Following our deep dive Into the Blue colour trend palette, we now turn our focus to Subtle Blush.
We predict that our love affair with pink will continue to unfold this year, with the emergence of warm and nurturing shades of berry and rose blush. Particularly as the naturally heart-warming qualities of this colour palette deeply resonate with people who are seeking the antidote to their hectic digital lives and craving authentic, personal connection.
Even workplace interiors that once had a more masculine edge will begin to soften. Here we explore the origins and influences of the colour trend and how to apply these delicate shades to workplace interiors to ensure you set just the right tone.
New Beginnings & Nostalgia
Collectively, our colour palette creates spaces that feel both uplifting and nourishing. A calm and serene mix of pale plaster-like pink, salmon and rose blush bring a sense of revitalisation and new beginnings to interiors. While sumptuous colours of the earth including red clay, terracotta and russet evoke a sense of nostalgia for simpler times.
Origins & Influences
When we compile our colour trend predictions, often it’s not so much the colour itself that goes in or out of style, but the shade and intensity that gradually shifts and evolves. I think of it as a transition, with a gentle nod to what has gone before. Just as our eyes grow tired of one shade, perhaps because it’s been overused, or it simply no longer suits the mood, another shade comes into play. This is certainly true of the move towards Subtle Blush.
With the seemingly unstoppable rise of Millennial Pink, Pantone’s selection of Living Coral as their colour of the year in 2019 further amplified the popularity of these feminine shades. For 2020, we see a natural evolution of these vivacious hues, towards a more grounded collection of muted, chalky and softened berry tones.
The fashion catwalks of London, Paris and New York were ablaze with rich, burnished shades of terracotta and muted clay, as many of the most influential designers shared their AW20 collections.
It’s really interesting to note the translation of these hues into restaurant and hotel design. Two of the most luxurious and iconic hotels in London – The Berkeley and The Connaught – recently unveiled new restaurant and bar concepts, enriched with shades of salmon and dusty pink.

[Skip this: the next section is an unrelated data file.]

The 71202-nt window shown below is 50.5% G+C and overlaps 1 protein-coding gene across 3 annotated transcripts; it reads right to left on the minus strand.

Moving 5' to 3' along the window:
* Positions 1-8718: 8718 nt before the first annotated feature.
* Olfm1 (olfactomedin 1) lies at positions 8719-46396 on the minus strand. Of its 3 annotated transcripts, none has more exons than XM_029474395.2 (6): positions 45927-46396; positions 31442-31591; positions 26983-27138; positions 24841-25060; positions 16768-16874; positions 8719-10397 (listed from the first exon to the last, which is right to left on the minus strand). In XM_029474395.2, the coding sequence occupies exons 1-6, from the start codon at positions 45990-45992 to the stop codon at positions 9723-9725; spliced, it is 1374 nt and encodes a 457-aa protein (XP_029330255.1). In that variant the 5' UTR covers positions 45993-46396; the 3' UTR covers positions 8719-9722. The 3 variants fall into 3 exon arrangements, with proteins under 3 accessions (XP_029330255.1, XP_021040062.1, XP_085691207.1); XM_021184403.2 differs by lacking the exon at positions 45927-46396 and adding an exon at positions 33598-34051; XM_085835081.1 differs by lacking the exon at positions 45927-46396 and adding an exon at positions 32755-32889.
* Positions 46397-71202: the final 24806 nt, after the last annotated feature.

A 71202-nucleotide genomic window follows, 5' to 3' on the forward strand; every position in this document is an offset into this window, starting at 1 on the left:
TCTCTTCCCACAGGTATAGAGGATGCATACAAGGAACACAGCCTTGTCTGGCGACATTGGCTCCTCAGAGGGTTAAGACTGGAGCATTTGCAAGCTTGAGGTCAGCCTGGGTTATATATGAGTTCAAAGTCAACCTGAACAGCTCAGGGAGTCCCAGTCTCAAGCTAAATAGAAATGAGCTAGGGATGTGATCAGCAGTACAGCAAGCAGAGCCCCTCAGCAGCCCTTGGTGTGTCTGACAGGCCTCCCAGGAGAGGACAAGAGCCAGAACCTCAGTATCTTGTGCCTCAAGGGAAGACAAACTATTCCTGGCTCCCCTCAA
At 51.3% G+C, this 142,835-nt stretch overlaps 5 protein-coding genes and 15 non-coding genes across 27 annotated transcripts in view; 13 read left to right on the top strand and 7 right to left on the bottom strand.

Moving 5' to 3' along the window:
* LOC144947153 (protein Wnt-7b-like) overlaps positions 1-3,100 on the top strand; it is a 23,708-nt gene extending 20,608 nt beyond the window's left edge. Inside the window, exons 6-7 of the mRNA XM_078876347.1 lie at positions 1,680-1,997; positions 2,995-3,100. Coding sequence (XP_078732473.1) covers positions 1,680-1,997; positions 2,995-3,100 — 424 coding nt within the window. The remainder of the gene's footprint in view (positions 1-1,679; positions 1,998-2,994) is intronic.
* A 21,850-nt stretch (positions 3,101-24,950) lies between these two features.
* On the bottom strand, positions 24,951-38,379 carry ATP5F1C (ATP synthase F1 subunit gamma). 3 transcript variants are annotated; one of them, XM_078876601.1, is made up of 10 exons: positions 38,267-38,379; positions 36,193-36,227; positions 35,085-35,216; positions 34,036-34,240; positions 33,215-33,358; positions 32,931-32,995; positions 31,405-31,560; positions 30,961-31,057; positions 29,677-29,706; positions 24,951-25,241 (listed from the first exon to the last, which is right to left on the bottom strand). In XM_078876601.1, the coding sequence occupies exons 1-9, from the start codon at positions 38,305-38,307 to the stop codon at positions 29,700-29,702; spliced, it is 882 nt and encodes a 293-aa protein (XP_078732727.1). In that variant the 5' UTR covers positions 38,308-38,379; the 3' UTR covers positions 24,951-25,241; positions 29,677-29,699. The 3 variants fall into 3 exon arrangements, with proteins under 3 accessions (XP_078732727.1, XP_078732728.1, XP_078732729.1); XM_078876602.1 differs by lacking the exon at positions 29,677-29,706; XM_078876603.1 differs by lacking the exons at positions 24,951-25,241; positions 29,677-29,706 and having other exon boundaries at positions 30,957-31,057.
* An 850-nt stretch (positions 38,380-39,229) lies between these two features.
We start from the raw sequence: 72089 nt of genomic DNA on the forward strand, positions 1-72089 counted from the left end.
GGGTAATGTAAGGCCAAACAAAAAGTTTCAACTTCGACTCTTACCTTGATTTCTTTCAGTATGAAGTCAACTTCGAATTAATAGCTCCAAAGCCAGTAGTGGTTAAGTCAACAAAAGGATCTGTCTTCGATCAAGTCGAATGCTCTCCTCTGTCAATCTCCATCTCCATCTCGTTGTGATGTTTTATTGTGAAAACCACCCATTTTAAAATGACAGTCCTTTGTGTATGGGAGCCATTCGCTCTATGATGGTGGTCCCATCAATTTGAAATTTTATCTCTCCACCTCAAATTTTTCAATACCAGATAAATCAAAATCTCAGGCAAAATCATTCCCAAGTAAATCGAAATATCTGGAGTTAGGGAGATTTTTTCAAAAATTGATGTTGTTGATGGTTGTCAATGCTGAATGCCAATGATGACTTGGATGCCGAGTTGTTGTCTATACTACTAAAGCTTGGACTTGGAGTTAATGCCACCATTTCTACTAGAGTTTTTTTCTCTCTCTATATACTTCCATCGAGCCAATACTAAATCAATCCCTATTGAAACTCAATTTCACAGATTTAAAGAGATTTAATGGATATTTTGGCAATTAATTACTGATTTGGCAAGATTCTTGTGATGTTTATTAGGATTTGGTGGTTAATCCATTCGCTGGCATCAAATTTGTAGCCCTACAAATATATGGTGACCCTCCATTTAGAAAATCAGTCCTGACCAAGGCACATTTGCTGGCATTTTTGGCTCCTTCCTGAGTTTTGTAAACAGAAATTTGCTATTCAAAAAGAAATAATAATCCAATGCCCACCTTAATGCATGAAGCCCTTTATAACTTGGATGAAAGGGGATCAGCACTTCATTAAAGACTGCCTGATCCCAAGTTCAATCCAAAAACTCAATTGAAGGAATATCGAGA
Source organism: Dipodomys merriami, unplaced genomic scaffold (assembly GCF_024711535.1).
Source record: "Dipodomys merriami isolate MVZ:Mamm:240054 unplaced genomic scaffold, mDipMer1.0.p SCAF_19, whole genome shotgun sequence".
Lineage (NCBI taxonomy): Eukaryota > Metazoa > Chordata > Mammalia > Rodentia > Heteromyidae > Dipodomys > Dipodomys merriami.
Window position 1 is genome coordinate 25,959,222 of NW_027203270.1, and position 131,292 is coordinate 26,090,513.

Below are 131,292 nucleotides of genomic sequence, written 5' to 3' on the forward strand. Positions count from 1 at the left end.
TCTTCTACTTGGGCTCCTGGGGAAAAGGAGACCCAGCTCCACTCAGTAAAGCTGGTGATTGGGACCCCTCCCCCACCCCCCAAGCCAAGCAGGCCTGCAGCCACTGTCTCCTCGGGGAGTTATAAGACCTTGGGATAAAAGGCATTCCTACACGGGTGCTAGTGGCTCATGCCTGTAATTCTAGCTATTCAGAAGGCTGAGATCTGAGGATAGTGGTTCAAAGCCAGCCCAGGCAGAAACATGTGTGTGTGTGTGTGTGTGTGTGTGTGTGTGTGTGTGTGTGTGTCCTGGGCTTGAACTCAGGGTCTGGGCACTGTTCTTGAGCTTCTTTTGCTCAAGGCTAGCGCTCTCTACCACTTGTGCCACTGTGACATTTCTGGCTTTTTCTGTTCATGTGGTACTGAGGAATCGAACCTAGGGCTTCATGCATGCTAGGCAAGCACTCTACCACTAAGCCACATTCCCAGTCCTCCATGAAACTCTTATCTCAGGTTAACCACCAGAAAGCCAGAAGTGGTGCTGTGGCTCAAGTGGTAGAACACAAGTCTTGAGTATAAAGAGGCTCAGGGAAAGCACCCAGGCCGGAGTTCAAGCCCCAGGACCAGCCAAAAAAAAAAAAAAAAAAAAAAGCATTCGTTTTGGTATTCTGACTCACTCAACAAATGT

Equally, in retail design, we couldn’t help but notice ‘Le Cube’ skate bowl installation in Le Bon Marche, proving to the local Parisians that pink isn’t just for girls!
Uplifting & Nourishing Interiors
As always, the recent global design fairs have been a vital reference point as we tracked the emergence of this colour trend. During Milan Design Week we spotted many references to this light-spirited palette – not only in the design of the furniture on display, but also in the set-design of the exhibits and installations.
And when London Design Festival rolled into town in September the colour theme continued. Our stand-out favourite was Roksanda Ilincic’s penthouse apartment inside King’s Cross’ Gasholders, filled with berry-tones, cherry-red walls, and a burgundy-framed bed.
It seems that interior designers are also falling for these colours too, bringing this powdery palette into the comfort of our own homes. With shades that for many years were banished from kitchen and bathroom design coming firmly back in style.
Retreat & Recharge
There’s no doubt that our warm and nurturing colour palette creates a welcoming and familiar working environment; inviting people to settle into their work with comfort and enthusiasm.
When we caught a glimpse of the Summit House co-working space in London, we completely fell for its charms. Perfectly embodying the spirit of this colour trend, the designers have embraced every shade in our palette to create a calm, tactile experience where stressed workers can retreat and recharge.
Summit House, London, Bresic Whitney office, Roseberry, NSW, Australia, SPACE 10, Copenhagen, Kettal Office Pavillions, Perth, Acne Studios Headquarters, Stockholm. Proving the global reach of this colour trend, the Kettal Office Pavillions in Perth, Australia, illustrate how an outline of accent of the shade can playfully delineate the different zones in an open plan workspace. Equally, we were inspired by Bresic Whitney office in NSW, where swathes of these subtle blush shades in soft, tactile fabrics inject a sense of warmth to even the most industrial interiors.
Taking this idea to the extreme, the 1970s brutalist architectural setting for the Acne Studios headquarters in Stockholm has been lightened and brightened throughout by the characterful and novel application of these shades. Creating an innovative and experimental atmosphere akin to fashion design schools.